So you've applied your clay, and a you're staring at a blob. Firstly you need to create your rough shape. The best way to do this by using a tool with teeth such as a Surform/Rasp or a Rake. Rakes can have smooth or serated edges- which help to cut through the peaks and troughs of the clay surface. It is possible to cut teeth into one edge of a smooth rake using a bandsaw to provide a dual purpose tool.
Once you have a final form with all the details carved in- you will need to develop the clay surface for painting or to take molds from. There are several stages in developing the surface, each of which improve upon the last stage, almost like grades of sandpaper.
Finishers are similar to rakes with smooth edges. Used in a criss-cross motion across the clay surface, they smooth the imperfections left behind by the rakes.
Steels are the last tool to actually cut the clay. Quite simply, a steel is a sheet of Spring Steel which is available in many different gauges down to small fractions of a millimeter. Work your way down through the gauges until it is hardly removing any clay. Steels can be found in many shapes and sizes or you can make your own from a sheet of Shim stock steel to suit your job. Basic shim stock is available from good tool supply companies. In the US, McMaster-Carrs shim stock assortment- Part Number 9300K27 - .003 Feeler Gauge stock 2093A16 is recommended. You can download steel templates from Chavant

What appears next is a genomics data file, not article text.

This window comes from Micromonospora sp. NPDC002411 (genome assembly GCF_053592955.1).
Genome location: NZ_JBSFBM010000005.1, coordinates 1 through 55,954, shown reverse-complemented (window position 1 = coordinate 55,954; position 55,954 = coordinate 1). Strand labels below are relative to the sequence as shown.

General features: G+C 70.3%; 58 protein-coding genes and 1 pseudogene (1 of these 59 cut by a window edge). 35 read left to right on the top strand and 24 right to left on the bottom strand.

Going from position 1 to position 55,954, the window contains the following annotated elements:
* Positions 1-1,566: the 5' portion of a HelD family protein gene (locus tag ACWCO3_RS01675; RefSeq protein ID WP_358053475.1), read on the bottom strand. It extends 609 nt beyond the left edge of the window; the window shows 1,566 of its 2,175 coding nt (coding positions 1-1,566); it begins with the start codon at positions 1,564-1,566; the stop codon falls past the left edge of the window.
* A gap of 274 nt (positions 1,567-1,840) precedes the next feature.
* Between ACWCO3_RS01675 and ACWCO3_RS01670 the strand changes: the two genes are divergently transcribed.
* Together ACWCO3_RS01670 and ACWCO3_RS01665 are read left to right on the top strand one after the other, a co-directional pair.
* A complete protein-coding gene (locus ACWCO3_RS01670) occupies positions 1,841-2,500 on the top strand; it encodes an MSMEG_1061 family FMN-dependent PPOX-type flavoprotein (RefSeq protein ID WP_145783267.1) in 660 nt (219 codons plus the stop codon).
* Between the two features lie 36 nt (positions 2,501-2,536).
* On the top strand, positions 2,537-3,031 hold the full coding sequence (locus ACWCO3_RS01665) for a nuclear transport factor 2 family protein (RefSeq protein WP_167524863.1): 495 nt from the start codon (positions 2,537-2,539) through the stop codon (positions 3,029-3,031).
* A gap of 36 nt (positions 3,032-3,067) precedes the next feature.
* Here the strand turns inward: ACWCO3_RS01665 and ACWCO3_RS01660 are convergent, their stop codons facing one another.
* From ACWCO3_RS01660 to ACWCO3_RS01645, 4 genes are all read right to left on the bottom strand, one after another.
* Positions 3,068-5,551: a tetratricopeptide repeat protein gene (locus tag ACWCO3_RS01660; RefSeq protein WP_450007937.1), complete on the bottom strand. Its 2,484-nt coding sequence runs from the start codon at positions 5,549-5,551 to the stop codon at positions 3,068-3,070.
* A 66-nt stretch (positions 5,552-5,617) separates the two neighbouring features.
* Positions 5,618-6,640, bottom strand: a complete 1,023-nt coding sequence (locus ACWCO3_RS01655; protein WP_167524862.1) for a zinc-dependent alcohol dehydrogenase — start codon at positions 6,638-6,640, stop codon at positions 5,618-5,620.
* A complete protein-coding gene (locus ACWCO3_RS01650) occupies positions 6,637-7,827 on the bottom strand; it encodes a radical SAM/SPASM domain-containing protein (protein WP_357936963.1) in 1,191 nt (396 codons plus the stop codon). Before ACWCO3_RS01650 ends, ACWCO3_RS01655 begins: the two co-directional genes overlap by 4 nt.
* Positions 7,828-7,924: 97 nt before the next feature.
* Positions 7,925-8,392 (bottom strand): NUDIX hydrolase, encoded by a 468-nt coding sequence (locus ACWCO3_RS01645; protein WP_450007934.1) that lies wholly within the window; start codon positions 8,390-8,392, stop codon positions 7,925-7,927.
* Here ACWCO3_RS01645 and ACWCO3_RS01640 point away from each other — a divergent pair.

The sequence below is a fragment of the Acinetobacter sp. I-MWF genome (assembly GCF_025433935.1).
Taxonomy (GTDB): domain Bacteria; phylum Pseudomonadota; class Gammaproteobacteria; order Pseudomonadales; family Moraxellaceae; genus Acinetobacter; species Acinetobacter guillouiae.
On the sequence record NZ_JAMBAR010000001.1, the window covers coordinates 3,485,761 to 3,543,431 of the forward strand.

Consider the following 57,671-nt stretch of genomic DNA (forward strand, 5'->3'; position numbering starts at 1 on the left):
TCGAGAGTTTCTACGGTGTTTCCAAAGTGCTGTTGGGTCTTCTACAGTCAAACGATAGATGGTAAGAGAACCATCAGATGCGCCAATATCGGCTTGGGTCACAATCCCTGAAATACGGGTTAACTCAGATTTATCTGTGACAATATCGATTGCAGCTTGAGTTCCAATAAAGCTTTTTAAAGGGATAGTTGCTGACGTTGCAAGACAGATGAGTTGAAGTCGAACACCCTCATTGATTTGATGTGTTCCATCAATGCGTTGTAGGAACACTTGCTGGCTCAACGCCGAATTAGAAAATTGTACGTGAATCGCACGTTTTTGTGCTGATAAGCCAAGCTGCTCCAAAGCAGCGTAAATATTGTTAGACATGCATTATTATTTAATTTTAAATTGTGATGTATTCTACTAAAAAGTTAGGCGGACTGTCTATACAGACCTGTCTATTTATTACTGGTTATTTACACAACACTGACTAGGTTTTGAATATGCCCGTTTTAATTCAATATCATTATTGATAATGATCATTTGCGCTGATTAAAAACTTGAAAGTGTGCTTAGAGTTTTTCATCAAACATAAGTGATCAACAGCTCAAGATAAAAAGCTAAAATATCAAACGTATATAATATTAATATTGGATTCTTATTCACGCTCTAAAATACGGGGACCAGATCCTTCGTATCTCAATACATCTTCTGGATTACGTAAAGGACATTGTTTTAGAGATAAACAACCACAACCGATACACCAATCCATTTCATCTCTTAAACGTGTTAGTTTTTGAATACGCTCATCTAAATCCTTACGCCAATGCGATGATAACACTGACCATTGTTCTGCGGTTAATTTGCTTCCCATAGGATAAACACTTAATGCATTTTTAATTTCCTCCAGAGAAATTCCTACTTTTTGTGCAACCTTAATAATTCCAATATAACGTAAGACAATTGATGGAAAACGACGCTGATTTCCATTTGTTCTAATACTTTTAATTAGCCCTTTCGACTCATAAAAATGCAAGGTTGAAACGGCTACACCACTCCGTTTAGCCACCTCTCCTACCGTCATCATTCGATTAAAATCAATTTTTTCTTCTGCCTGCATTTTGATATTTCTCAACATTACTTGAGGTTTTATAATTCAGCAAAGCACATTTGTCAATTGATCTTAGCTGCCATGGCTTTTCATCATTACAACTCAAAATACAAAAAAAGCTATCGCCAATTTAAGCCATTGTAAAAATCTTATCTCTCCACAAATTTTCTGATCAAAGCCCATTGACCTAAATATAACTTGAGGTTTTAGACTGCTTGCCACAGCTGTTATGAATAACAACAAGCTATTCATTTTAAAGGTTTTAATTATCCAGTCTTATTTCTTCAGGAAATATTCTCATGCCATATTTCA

Slicks are the final tool to bring out the surface of the clay. Slicks are made from sheet Lexian (plastic) with polished edges to burnish the surface of the clay. Again they are available in many shapes and sizes to suit your model. It is possible, using slicks, to get a surface that you can see your face in.
You can read articles on surfacing on Chavants website in the technical articles section.
For the professional studio, it may be worth the investment in a CNC Mill such as those produced by TARUS. http://www.kolb-technology.com This can speed up the modelling process massively using 3d Modelling applications such as Rhinoceros. CNC machining is a subject all on its own, for further information on this subject contact TARUS, MORA or AAD
To help with the problem of Symmetry on your model, The Symetra Modelling Platform is available. Designed by Dan Scigalski, the Symetra is a precision machined armature and measuring bridge. For more information see email Dan or firstname.lastname@example.org